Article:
DECEMBER 7 (Chicago) - The Chicago Bears, contenders for the NFL championship, will resume practice today for their game against the Green Bay Packers at
Wrigley field on Sunday. The Bears rested Monday and
yesterday, Coach Ralph Jones having ordered a respite
in the intensive drill for the first time this season when
he sensed a possibility of the squad going stale before
Sunday's game. The Green Bay game will determine the
Bears' standing in the final standings. Victory will enable
them to tie Portsmouth for the title. The importance of
the game has resulted in a tenseness among players
that led to apprehension on the part of club authorities.
 All players are in good condition and will enter the game
free from injury for the first time in several weeks...PLAN
NEW ATTACK: Today's drill will be devoted to perfecting
a new offensive, planned by withheld in the New York
Giants game last Sunday. The new attack will be built
around Doehring, sandlot sensation from Milwaukee,
whose 60 yard pass to Luke Johnsos enabled the Bears to tie Portsmouth, conqueror of Green Bay, two weeks ago. Green Bay defeated the Cardinals in its last Chicago appearance by a series of simple but effectively executed and strategically played passes. This same offense worked to an advantage against eastern clubs prior to the Portsmouth game last Sunday and will be the Packers' chief weapon again on Sunday, in all probability. With Jones planning a counter aerial offensive, prospects are almost exclusively for an open game...ADVANCE SALE BIG: The importance of the game to both teams, plus the natural rivalry between Green Bay and every other team in the league, has heightened interest in football circles and Bear attaches yesterday reported the biggest advance sale since Red Grange's professional debut on Thanksgiving day of 1925. It will be the 26th meeting between the two teams. The Packers, National league champions for three years running, have won 12 of the preceding 25 games and the Bears have been victorious nine times. Four games have resulted in ties. The Packers have scored 190 points to the Bears' 156 since the series started back in 1921. Since Jones took over the Bears in 1930 the teams have met eight times. The Packers have won five games and one has been a tie...SCORES ARE SMALL: Scores between the two have been very close for the last two years, neither team having scored more than a touchdown and an extra point in any one game since 1930.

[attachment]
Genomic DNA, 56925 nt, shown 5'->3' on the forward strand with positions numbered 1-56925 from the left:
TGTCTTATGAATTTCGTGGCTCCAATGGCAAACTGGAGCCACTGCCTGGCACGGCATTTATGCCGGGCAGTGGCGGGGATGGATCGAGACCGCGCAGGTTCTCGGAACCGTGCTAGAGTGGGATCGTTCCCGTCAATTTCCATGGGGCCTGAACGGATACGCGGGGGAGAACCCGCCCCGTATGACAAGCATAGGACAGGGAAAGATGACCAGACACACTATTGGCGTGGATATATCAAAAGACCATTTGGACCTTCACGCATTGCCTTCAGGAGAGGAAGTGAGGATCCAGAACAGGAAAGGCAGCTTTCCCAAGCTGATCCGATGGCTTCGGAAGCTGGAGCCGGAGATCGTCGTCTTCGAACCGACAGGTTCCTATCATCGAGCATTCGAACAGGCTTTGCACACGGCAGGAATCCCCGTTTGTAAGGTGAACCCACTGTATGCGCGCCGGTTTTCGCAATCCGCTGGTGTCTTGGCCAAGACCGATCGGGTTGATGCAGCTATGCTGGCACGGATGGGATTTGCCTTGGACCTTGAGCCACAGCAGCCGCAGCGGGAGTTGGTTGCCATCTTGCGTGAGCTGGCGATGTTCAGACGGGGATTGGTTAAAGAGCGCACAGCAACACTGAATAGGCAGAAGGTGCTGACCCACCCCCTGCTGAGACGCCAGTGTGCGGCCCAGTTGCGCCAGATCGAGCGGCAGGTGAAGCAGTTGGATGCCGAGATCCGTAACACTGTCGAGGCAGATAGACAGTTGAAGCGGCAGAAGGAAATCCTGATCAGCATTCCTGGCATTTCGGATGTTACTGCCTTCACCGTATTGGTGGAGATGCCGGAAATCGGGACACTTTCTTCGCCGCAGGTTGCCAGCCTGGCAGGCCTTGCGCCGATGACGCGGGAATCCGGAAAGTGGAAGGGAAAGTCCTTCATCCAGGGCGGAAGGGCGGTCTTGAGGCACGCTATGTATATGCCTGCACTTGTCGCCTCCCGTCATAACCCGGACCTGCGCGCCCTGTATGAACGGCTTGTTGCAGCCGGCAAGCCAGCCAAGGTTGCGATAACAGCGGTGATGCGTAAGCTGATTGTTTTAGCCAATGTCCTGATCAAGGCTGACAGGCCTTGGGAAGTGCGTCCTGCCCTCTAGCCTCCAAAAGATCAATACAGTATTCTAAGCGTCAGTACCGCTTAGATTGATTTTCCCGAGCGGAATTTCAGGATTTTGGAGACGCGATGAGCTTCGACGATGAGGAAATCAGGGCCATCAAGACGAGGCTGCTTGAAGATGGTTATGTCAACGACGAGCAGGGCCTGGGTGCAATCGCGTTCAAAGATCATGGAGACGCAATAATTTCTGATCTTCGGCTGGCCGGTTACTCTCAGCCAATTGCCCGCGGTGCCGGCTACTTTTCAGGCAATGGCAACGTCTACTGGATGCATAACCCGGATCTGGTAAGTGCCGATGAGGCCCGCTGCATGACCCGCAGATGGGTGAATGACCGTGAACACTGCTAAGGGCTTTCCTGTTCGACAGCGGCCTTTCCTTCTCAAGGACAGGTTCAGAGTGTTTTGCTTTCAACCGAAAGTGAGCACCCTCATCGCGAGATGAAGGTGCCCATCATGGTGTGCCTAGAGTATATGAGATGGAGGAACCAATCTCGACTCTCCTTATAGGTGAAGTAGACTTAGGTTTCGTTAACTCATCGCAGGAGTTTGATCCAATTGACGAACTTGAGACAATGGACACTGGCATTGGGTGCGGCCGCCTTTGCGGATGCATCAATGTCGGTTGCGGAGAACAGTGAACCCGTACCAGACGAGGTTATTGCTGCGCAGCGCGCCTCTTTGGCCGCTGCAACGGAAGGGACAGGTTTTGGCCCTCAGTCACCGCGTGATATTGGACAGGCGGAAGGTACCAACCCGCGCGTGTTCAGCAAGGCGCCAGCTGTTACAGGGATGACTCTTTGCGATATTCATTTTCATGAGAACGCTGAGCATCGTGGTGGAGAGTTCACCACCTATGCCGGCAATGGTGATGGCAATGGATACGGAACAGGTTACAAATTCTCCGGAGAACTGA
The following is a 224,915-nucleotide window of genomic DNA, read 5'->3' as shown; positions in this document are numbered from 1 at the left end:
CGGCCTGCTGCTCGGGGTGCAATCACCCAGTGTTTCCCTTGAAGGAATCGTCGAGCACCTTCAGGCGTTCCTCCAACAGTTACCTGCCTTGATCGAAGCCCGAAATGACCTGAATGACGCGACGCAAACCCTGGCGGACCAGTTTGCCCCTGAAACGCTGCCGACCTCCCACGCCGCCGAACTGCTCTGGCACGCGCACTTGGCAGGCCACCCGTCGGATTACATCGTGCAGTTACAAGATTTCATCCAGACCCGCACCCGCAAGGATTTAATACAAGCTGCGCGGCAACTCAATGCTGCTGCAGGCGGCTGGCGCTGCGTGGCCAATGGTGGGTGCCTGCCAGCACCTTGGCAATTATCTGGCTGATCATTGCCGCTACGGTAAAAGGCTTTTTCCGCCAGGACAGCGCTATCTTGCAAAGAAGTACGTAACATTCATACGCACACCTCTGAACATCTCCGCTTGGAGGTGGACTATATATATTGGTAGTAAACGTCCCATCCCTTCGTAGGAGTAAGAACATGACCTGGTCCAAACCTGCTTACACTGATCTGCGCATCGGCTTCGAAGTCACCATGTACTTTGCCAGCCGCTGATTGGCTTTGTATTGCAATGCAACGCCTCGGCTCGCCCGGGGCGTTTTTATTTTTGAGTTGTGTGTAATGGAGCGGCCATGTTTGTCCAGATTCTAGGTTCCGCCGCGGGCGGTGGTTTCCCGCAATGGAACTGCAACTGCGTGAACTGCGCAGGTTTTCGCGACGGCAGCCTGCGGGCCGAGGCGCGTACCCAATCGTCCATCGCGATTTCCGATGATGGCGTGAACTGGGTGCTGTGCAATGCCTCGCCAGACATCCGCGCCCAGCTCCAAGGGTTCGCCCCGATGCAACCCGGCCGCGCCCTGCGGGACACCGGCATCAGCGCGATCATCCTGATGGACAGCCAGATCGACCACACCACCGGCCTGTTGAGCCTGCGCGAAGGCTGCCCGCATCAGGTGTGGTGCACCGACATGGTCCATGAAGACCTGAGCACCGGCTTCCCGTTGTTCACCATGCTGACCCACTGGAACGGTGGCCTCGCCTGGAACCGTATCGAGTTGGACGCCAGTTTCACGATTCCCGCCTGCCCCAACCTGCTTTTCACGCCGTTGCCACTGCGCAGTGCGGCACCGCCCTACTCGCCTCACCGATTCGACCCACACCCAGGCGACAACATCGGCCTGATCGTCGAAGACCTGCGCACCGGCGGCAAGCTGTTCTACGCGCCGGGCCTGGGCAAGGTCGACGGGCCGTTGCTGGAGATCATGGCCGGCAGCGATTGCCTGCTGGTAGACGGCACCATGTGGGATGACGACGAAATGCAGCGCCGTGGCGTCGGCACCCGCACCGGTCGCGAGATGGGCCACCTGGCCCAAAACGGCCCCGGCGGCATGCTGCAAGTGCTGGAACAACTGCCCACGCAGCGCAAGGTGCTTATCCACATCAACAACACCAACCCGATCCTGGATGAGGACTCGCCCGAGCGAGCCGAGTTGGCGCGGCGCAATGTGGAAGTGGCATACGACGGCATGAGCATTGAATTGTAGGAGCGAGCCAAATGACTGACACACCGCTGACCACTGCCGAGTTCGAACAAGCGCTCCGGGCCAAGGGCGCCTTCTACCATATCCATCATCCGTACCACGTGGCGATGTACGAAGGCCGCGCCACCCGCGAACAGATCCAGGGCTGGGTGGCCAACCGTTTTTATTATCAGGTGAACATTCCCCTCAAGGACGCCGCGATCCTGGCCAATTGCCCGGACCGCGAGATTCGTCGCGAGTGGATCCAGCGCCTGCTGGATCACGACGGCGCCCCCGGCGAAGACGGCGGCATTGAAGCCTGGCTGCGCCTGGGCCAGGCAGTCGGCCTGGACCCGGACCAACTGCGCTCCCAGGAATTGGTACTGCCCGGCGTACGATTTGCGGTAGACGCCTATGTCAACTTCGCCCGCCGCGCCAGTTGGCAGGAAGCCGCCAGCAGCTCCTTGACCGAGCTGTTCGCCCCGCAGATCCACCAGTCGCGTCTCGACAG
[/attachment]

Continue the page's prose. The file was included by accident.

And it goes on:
DECEMBER 7 (Green Bay) - A copy of the Portsmouth, Ohio, Times, containing a front page story of the professional football game which gave the Spartans at least a share in the National league championship, was received in Green Bay this morning. The Times describes vividly the Packer rout. Excerpts follow: "A purple tornado, riding abreast a mile-a-minute gale of almost cyclonic fury, swept out of the timbered hills of southern Ohio Sunday afternoon at Universal Stadium before a record concourse of 12,000 frenzied fans and blew the Wisconsin Green Bay Packers far off the world's football throne...Eleven of Potsy Clark's 17 Iron Men, in blasting Green Bay from power, wrapped up the Packers in a 19 to 0 defeat shroud, packed them in a black-creped casket and laid them to rest in the football mausoleum. Not even a victory over the Chicago Bears next Sunday can resurrect them and restore them to the football kingship. Whether Portsmouth wins the pennant or not, the season is a complete success. The fans have had their revenge by eliminating the Packers."...NO LONGER CHAMPIONS: "No longer are the Green Bay Pikers the 'Cheese Champions' of the National league. They are merely ex-champions; shelved for good, after a long reign. Green Bay wiped out the stigma of its insult to Portsmouth last season. And they paid a terrible price. But under the stress of the worst defeat of their history, the Packers proved real sportsmen and left Portsmouth with the admiration of even the most rabid fan. One could not but feel somewhat sorry for the crushed champions as they trotted off the field, downhearted and forlorn, at the end of the gridiron classic...In one fell swoop the Spartans won two crowns and avenged an old affront. They tore to pieces whatever claim the Packers had to either the 1931 or 1932 pennant. America builds no champions but to knock them over. Green Bay finds the path of glory leads but to oblivion - and all other champions discover the same thing...The officials had the entire conquest under perfect control and their decisions were unusually satisfactory to both sides. Offficiating was under unusual circumstances and due to the intense feeling between the two teams and the spectators, they had a delicate and ticklish job. Although the game was hard fought, and there was much bitter rivalry among the players, not a penalty for roughness was inflicted and there was no evidence of underhand play in the milling in the line. Both teams kept high the standard professional football is trying to attain and maintain, and the contest moved along an even keel all afternoon." W.P. Minego, Portsmouth Times sportswriter, comments thus in his column, "Highlights of the Game": "The Packer have come and gone and the team looked just like another football eleven. They were purty smart in not coming down a year ago. Evidently knew what was in store for them."...GOOD NATURED RAZZING: "About 500 fans circled the Packers' bus before it left the stadium and what a good-natured razzin' those Wisconsin boys did assimilate. And they didn't like it, either. When the bus finally threaded its way through the throng, the players were mighty happy. If the Packers dropped many games, Coach Curly Lambeau would be eligible for the bughouse. He was a wild man yesterday and slid up and down the bench 15,335 times (by actual count). He did a lot of signaling to Herber, but it takes more than signals from the bench to stop the raging Spartans...Pop Lumpkin got a big hand when he walked into the hotel lobby last night and yelled, 'We are the new champions'...Five or six Packers were really crying when they returned to their bus. The team is not accustomed to being bowled over as it was yesterday. They admitted that Potsy had an inspired team and no one could have beaten the Clark boys yesterday."